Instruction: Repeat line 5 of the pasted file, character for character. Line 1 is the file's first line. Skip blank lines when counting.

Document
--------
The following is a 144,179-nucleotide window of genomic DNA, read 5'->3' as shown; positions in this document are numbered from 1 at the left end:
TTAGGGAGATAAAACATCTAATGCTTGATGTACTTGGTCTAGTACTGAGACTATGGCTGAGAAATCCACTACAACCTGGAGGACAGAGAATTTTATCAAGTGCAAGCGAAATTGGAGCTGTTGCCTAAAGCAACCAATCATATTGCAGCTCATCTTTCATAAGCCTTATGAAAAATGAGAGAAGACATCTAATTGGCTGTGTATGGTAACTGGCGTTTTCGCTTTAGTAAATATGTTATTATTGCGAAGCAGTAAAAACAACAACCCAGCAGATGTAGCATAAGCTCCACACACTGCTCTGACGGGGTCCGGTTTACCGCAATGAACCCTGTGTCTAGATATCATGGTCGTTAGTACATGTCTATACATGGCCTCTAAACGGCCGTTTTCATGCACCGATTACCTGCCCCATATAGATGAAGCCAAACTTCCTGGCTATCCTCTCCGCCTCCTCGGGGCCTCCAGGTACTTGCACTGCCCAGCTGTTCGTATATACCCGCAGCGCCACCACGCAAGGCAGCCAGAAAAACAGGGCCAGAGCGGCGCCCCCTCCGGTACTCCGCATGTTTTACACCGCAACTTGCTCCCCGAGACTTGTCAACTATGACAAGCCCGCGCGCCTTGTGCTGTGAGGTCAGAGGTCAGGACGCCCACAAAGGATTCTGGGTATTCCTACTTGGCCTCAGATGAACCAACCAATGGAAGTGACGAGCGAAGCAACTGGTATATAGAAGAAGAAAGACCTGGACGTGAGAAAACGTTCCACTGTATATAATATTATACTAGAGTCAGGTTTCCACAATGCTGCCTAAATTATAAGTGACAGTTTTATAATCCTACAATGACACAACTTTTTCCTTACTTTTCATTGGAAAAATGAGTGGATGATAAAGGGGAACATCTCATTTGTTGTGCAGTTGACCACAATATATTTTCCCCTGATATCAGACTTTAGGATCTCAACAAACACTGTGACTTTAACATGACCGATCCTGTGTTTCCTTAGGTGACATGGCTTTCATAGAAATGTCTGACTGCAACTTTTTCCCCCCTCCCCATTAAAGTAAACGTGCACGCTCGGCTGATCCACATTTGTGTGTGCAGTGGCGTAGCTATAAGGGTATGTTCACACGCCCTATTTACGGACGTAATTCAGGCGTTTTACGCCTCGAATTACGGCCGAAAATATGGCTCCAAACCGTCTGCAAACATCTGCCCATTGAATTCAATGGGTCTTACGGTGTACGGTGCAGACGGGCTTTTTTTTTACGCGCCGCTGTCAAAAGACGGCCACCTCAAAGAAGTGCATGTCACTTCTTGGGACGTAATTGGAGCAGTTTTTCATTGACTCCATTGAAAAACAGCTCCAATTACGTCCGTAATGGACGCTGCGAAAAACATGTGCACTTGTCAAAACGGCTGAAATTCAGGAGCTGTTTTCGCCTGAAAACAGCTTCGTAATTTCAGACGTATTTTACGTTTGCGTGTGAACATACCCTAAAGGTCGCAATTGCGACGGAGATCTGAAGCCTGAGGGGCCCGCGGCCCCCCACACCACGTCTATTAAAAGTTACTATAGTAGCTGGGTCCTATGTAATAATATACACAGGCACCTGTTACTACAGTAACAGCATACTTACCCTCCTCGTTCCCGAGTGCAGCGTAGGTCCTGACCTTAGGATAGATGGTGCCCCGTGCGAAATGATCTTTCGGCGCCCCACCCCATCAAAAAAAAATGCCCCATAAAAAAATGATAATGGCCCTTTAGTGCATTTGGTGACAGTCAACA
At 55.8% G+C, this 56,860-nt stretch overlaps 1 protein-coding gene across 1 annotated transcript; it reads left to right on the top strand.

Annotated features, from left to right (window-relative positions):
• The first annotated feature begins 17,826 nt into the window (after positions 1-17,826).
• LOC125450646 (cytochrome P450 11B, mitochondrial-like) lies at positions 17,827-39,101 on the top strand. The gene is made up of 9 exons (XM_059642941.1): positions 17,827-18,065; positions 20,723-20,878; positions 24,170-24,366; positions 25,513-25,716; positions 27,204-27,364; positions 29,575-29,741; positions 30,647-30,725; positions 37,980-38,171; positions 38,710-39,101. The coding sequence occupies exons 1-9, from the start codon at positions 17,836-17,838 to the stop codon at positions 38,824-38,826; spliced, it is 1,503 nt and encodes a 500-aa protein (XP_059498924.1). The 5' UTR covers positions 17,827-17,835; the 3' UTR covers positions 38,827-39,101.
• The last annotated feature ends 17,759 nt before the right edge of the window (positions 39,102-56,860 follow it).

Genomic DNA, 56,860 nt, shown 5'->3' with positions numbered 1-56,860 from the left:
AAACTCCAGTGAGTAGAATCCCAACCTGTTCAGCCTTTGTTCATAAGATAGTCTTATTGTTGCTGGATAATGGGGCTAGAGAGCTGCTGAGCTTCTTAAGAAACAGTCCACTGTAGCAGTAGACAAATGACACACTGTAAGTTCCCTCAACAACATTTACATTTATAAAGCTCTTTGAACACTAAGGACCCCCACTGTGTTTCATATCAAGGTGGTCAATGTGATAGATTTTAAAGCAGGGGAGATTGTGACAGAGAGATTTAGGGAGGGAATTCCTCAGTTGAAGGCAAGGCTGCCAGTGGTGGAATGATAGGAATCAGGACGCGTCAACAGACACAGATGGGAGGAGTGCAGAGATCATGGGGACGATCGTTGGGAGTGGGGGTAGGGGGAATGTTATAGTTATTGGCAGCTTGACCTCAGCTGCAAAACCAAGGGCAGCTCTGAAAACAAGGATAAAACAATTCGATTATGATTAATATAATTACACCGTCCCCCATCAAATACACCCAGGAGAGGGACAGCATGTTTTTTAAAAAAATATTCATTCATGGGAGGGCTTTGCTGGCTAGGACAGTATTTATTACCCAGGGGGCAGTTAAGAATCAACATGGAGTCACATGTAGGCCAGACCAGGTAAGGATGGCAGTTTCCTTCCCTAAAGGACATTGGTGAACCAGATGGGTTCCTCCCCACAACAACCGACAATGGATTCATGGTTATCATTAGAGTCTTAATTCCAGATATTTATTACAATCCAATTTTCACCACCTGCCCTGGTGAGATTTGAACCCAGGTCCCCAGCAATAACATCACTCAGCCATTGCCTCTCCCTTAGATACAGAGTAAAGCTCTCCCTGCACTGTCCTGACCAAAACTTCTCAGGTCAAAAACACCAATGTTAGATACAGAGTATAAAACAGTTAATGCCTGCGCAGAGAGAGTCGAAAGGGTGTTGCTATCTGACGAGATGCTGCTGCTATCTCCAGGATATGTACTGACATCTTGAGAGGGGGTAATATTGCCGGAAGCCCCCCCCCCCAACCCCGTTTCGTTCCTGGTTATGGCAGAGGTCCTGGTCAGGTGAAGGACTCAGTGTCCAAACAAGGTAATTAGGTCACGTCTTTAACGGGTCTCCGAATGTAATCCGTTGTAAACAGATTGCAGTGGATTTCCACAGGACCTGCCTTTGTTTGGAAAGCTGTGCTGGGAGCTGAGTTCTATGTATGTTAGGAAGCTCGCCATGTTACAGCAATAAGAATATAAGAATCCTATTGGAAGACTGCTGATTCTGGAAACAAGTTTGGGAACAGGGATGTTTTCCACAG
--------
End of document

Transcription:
• The first annotated feature begins 17,826 nt into the window (after positions 1-17,826).